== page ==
You insert a form into your document by placing form fields within <form> tags. The entire form or any of the tags can be formatted like any other element in your document, and can be placed within any element capable of holding other elements (paragraphs, tables, and so on).
The <font> tag has the following, minimum format:<form action=“url_to_send_data” method=“get|post”>
The action attribute defines a URL where the data from the form should be sent to be “handled.” Although you can use just about any URL, the destination should be a script or other construct capable of correctly interpreting and doing something useful with the data.
Note: Form actions and form data handlers are covered in the section, Form scripts and script services, later in this chapter.
The second attribute, method, controls how the data is sent to the handler. The two valid values are get and post. Each value corresponds to the HTTP protocol of the same name.
The HTTP GET protocol attaches data to the actual URL text to pass the data to the target. You have probably noticed URLs that resemble the following:
The data appears after the question mark and is in name/value pairs. For example, the name id has the value of 45677, and the name data has the value of Taarna.
Note:In most cases, the name corresponds to field names from the form and may relate to variables in the data handler.
However, because the data is passed in the text of the URL, it is easy to implement—you can pass data by simply adding appropriate text to the URL used to call the data handler. However, GET is also inherently insecure. Never use GET to send confidential data to a handler, because the data is clearly visible in most user agents and can be easily sniffed by hackers.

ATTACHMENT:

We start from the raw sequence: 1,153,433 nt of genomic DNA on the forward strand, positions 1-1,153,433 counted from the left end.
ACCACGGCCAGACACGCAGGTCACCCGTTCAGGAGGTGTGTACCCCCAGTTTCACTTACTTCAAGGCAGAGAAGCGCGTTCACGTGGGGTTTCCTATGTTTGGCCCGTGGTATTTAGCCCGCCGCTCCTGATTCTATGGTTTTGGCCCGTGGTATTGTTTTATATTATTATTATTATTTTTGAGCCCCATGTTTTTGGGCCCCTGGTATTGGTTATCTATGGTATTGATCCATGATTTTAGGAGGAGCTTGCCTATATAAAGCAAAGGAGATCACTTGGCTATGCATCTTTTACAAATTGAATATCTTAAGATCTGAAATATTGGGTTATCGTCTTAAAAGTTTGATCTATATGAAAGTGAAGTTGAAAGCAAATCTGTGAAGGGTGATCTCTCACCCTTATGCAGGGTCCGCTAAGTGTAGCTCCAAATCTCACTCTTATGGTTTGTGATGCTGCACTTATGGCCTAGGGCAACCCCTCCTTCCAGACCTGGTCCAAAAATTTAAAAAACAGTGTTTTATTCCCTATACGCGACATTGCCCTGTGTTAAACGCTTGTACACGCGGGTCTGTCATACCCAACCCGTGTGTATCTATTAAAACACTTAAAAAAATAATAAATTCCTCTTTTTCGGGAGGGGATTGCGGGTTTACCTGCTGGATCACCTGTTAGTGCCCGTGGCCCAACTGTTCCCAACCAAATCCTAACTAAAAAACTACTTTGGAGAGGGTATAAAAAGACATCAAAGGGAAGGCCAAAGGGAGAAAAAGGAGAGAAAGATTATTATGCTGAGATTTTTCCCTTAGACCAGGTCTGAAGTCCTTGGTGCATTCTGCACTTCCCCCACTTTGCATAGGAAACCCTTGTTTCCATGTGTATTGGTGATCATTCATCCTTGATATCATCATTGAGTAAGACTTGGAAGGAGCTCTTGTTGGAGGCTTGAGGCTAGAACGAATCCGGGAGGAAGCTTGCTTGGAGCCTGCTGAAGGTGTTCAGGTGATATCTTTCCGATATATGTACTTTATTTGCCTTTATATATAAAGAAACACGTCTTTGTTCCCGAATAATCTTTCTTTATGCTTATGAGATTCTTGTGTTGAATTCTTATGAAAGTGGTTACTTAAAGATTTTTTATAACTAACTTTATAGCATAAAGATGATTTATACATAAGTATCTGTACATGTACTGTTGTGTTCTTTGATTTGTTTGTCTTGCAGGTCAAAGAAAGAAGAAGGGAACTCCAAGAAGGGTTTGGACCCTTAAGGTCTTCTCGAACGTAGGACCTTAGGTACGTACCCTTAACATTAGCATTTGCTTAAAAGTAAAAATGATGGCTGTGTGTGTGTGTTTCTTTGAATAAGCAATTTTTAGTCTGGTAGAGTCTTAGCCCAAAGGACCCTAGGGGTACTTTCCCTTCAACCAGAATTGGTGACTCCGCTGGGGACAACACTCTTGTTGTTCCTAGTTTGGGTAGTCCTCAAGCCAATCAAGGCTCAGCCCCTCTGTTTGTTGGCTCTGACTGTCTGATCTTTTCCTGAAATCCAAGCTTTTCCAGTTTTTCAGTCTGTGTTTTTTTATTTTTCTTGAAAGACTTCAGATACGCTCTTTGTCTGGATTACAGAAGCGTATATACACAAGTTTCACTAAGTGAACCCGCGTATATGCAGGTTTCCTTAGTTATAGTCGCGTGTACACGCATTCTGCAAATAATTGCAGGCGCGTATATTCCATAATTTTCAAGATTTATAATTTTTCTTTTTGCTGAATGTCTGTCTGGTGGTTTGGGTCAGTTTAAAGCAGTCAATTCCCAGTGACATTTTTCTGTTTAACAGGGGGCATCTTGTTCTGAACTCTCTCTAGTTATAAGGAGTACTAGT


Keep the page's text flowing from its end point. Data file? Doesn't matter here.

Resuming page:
The HTTP POST method passes data encoded in the HTTP data stream. As such, it is not typically visible to a user and is a more secure method to pass data, but can be harder to implement. Thankfully, HTML forms and most other Web technologies make passing data via POST a trivial task.
HTML Related Interview Questions
|XML Interview Questions||HTML 4 Interview Questions|
|HTML Interview Questions||HTML 5 Interview Questions|
|HTML DOM Interview Questions||Java Interview Questions|
|CSS Interview Questions||Java Abstraction Interview Questions|
|Dynamic HTML Interview Questions||XHTML Interview Questions|
Introducing The Web And Html
What Goes Into A Web Page?
Starting Your Web Page
Lines, Line Breaks, And Paragraphs
Page Layout With Tables
Introducing Cascading Style Sheets
Creating Style Rules
Padding, Margins, And Borders
Colors And Backgrounds
Tables Table Styles
Defining Pages For Printing
Dynamic Html With Css
Introduction To Server-side Scripting
Introduction To Database-driven Web Publishing
Creating A Weblog
Introduction To Xml
Xml Processing And Implementations
Testing And Validating Your Documents
Choosing A Service Provider
Uploading Your Site With Ftp
Publicizing Your Site And Building Your Audience
Maintaining Your Site
The Web Development Process
Developing And Structuring Content
Designing For Usability And Accessibility
Designing For An International Audience
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